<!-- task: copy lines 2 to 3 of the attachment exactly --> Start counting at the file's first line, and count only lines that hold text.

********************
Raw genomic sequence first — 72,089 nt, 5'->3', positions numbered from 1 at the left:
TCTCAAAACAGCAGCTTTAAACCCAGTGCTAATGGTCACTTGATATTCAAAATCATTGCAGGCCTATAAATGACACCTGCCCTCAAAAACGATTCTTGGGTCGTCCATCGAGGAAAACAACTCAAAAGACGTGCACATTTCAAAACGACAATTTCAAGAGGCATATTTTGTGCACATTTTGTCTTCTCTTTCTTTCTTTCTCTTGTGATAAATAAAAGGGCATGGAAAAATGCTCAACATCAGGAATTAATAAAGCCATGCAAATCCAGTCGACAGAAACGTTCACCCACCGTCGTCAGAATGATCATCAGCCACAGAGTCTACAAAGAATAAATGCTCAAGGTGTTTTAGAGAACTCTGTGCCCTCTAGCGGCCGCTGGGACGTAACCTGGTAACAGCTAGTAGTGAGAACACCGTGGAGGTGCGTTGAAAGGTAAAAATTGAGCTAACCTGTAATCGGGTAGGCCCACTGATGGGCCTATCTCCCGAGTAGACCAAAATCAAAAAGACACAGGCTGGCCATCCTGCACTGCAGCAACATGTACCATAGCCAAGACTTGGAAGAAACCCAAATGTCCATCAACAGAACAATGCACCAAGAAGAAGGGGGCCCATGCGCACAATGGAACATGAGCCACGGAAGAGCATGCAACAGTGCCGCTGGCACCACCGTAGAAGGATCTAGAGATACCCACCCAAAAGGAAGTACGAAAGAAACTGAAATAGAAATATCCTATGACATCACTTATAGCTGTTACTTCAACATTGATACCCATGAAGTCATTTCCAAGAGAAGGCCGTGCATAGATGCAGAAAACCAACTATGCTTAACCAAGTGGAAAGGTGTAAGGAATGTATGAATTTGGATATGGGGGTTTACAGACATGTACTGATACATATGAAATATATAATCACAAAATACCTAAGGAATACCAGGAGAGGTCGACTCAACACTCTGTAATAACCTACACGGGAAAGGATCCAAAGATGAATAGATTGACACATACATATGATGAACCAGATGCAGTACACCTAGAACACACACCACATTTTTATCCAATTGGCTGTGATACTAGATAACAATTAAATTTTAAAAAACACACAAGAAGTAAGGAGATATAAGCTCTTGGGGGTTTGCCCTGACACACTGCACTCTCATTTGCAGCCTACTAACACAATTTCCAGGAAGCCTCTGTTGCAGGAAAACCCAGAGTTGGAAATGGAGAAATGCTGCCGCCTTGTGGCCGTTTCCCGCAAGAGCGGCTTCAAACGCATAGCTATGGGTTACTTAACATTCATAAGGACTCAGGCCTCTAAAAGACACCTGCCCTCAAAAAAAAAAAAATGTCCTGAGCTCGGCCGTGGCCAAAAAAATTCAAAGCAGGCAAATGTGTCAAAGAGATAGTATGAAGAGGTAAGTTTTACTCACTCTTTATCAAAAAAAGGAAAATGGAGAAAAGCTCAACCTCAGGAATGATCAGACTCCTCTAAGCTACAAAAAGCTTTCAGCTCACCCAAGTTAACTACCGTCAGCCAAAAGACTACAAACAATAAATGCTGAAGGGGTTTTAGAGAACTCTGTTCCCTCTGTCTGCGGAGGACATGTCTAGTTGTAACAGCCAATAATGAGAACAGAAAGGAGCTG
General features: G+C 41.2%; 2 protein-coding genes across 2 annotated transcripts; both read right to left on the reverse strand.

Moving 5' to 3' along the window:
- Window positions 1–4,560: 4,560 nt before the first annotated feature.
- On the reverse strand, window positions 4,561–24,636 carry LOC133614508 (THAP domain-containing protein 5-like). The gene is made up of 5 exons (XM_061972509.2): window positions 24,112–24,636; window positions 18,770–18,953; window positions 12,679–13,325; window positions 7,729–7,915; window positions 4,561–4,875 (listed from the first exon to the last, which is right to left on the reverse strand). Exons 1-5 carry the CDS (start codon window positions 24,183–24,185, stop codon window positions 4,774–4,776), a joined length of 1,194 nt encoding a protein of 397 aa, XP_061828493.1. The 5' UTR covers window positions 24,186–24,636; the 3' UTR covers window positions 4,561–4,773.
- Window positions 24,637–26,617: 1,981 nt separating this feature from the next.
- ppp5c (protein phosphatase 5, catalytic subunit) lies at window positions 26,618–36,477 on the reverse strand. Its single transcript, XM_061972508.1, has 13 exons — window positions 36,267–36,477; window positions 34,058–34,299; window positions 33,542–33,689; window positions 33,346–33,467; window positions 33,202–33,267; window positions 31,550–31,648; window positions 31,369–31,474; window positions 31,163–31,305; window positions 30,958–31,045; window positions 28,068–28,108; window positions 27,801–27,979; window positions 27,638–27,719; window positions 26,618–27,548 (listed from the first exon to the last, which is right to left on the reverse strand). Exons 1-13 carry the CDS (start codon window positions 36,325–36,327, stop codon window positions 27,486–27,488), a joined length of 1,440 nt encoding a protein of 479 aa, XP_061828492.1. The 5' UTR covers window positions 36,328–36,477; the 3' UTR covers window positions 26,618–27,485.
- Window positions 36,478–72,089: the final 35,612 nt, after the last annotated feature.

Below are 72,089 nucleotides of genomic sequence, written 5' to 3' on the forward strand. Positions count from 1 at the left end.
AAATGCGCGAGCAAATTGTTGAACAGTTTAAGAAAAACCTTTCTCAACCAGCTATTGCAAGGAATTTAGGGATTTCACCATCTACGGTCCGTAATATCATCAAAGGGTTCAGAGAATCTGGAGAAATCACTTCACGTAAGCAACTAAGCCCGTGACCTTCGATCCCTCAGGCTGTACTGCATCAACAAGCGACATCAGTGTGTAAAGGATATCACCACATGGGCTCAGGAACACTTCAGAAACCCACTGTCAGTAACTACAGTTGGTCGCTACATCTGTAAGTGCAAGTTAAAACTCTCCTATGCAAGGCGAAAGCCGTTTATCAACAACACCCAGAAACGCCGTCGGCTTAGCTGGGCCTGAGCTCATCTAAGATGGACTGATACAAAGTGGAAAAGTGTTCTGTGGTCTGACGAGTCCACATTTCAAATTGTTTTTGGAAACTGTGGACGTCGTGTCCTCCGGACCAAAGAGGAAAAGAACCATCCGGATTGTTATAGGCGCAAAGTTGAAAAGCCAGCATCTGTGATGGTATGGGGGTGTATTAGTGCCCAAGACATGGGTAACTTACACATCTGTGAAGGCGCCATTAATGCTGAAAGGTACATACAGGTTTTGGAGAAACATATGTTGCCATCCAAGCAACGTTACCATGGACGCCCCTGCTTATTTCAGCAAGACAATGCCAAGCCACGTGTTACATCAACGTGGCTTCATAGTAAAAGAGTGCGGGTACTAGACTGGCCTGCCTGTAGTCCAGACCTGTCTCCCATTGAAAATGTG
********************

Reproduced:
TCTCAAAACAGCAGCTTTAAACCCAGTGCTAATGGTCACTTGATATTCAAAATCATTGCAGGCCTATAAATGACACCTGCCCTCAAAAACGATTCTTGGGTCGTCCATCGAGGAAAACAACTCAAAAGACGTGCACATTTCAAAACGACAATTTCAAGAGGCATATTTTGTGCACATTTTGTCTTCTCTTTCTTTCTTTCTCTTGTGATAAATAAAAGGGCATGGAAAAATGCTCAACATCAGGAATTAATAAAGCCATGCAAATCCAGTCGACAGAAACGTTCACCCACCGTCGTCAGAATGATCATCAGCCACAGAGTCTACAAAGAATAAATGCTCAAGGTGTTTTAGAGAACTCTGTGCCCTCTAGCGGCCGCTGGGACGTAACCTGGTAACAGCTAGTAGTGAGAACACCGTGGAGGTGCGTTGAAAGGTAAAAATTGAGCTAACCTGTAATCGGGTAGGCCCACTGATGGGCCTATCTCCCGAGTAGACCAAAATCAAAAAGACACAGGCTGGCCATCCTGCACTGCAGCAACATGTACCATAGCCAAGACTTGGAAGAAACCCAAATGTCCATCAACAGAACAATGCACCAAGAAGAAGGGGGCCCATGCGCACAATGGAACATGAGCCACGGAAGAGCATGCAACAGTGCCGCTGGCACCACCGTAGAAGGATCTAGAGATACCCACCCAAAAGGAAGTACGAAAGAAACTGAAATAGAAATATCCTATGACATCACTTATAGCTGTTACTTCAACATTGATACCCATGAAGTCATTTCCAAGAGAAGGCCGTGCATAGATGCAGAAAACCAACTATGCTTAACCAAGTGGAAAGGTGTAAGGAATGTATGAATTTGGATATGGGGGTTTACAGACATGTACTGATACATATGAAATATATAATCACAAAATACCTAAGGAATACCAGGAGAGGTCGACTCAACACTCTGTAATAACCTACACGGGAAAGGATCCAAAGATGAATAGATTGACACATACATATGATGAACCAGATGCAGTACACCTAGAACACACACCACATTTTTATCCAATTGGCTGTGATACTAGATAACAATTAAATTTTAAAAAACACACAAGAAGTAAGGAGATATAAGCTCTTGGGGGTTTGCCCTGACACACTGCACTCTCATTTGCAGCCTACTAACACAATTTCCAGGAAGCCTCTGTTGCAGGAAAACCCAGAGTTGGAAATGGAGAAATGCTGCCGCCTTGTGGCCGTTTCCCGCAAGAGCGGCTTCAAACGCATAGCTATGGGTTACTTAACATTCATAAGGACTCAGGCCTCTAAAAGACACCTGCCCTCAAAAAAAAAAAAATGTCCTGAGCTCGGCCGTGGCCAAAAAAATTCAAAGCAGGCAAATGTGTCAAAGAGATAGTATGAAGAGGTAAGTTTTACTCACTCTTTATCAAAAAAAGGAAAATGGAGAAAAGCTCAACCTCAGGAATGATCAGACTCCTCTAAGCTACAAAAAGCTTTCAGCTCACCCAAGTTAACTACCGTCAGCCAAAAGACTACAAACAATAAATGCTGAAGGGGTTTTAGAGAACTCTGTTCCCTCTGTCTGCGGAGGACATGTCTAGTTGTAACAGCCAATAATGAGAACAGAAAGGAGCTG
General features: G+C 41.2%; 2 protein-coding genes across 2 annotated transcripts; both read right to left on the reverse strand.